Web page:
Heteroscedastic Errors-in-Variables Models in Computer Vision
Ph.D. Thesis Bogdan Matei
We have witnessed in the last ten--fifteen years a significant
improvement of 3D
computer vision applications such as scene reconstruction, tracking,
mosaicing. The deeper understanding of the geometry underlining
these tasks is one of the main reasons behind this progress.
The geometry of the scene imposes various constraints on the
projection of 3D objects in the image plane. For example,
in uncalibrated stereo the features
must lie on corresponding epipolar lines.
These constraints are rigorously satisfied only in the
absence of measurement errors.
However, there are multiple sources of errors in
the real data, ranging from quantization noise to violations
of the embedded assumptions at earlier processing stages.
A large number of
geometric constraints encountered in computer vision are linear in the
parameter of interest and depend on the measurements through
relative simple nonlinear functions. For such models, an incorrect
way of handling the measurement noise during the estimation process
may yield parameter estimates with poor accuracy.
We argue that the proper analysis of the geometric constraints
when all the measurements are affected by noise is by employing the
errors-in-variables (EIV) statistical model. We perform the analysis
of the EIV model under the most general assumption of anisotropic and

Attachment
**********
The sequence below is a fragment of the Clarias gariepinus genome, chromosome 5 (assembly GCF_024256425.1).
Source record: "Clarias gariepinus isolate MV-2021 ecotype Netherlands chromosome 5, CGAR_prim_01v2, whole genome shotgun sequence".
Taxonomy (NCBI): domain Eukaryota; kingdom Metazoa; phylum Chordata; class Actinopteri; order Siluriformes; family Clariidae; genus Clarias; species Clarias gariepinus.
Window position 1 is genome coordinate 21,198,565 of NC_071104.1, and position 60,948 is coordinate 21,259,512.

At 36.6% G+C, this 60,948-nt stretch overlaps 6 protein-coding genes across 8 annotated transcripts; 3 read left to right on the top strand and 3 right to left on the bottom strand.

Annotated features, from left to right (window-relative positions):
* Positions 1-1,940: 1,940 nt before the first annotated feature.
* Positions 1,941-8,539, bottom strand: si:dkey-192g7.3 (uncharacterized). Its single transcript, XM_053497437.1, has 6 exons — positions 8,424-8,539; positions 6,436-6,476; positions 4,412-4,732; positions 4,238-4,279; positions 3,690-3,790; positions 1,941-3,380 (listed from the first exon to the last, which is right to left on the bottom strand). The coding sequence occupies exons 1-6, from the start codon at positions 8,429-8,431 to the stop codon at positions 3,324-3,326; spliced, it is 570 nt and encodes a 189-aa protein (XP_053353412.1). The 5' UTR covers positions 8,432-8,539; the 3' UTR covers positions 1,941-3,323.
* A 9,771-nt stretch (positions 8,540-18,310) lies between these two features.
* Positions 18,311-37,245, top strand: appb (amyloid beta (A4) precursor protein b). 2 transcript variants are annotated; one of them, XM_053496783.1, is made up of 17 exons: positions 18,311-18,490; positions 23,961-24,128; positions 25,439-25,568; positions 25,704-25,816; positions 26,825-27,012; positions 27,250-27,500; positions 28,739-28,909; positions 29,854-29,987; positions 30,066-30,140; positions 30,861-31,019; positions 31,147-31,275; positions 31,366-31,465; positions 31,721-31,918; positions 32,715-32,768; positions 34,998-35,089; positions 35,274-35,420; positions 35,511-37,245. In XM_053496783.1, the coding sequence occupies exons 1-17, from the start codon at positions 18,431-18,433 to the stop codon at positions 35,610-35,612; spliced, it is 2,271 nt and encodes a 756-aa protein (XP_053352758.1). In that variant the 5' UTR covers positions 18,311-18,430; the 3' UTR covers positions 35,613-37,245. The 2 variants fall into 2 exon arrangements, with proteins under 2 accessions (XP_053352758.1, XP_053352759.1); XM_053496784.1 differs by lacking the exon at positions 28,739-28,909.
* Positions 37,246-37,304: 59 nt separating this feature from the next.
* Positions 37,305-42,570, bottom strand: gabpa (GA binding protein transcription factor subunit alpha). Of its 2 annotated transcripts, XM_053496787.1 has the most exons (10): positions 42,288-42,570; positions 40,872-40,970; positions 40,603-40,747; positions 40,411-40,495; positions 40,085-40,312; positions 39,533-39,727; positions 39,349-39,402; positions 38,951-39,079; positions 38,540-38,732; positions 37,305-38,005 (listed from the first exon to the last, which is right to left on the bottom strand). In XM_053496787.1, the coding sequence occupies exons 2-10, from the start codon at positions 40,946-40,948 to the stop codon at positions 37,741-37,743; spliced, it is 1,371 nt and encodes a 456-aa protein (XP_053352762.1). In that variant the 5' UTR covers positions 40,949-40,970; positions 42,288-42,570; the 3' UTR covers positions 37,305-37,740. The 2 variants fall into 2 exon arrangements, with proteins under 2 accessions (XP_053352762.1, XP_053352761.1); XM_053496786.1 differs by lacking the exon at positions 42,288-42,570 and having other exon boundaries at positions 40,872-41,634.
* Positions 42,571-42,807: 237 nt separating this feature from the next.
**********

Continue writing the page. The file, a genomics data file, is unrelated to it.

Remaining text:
inhomogeneous, i.e. heteroscedastic, noise.
The main contribution of the thesis is
a novel estimation technique for the EIV model with
heteroscedastic errors, the HEIV algorithm. The HEIV algorithm was
successfully applied to a variety of computer vision applications:
3D rigid motion estimation, conic fitting, fundamental matrix and
trifocal tensor estimation.
Most often, we are interested not only in finding the
parameter estimates, but also in assessing how
accurate these estimates are, given a particular set of
measurements. We address the issue of performance assessment in two
by deriving analytical expressions for the covariance and
bias of the HEIV parameters, or by doing bootstrap simulation.
In the last part of the thesis we present a method for
measuring the uncertainty in correlation based feature matching
between images. The shape of the correlation surface
models the uncertainty associated with a match and is encoded in
covariance matrices. These covariance matrices are then employed in the
outlier rejection and
ensuing parameter estimation using either HEIV, or other optimization
The thesis contains 215 pages. The compressed version has 10M.
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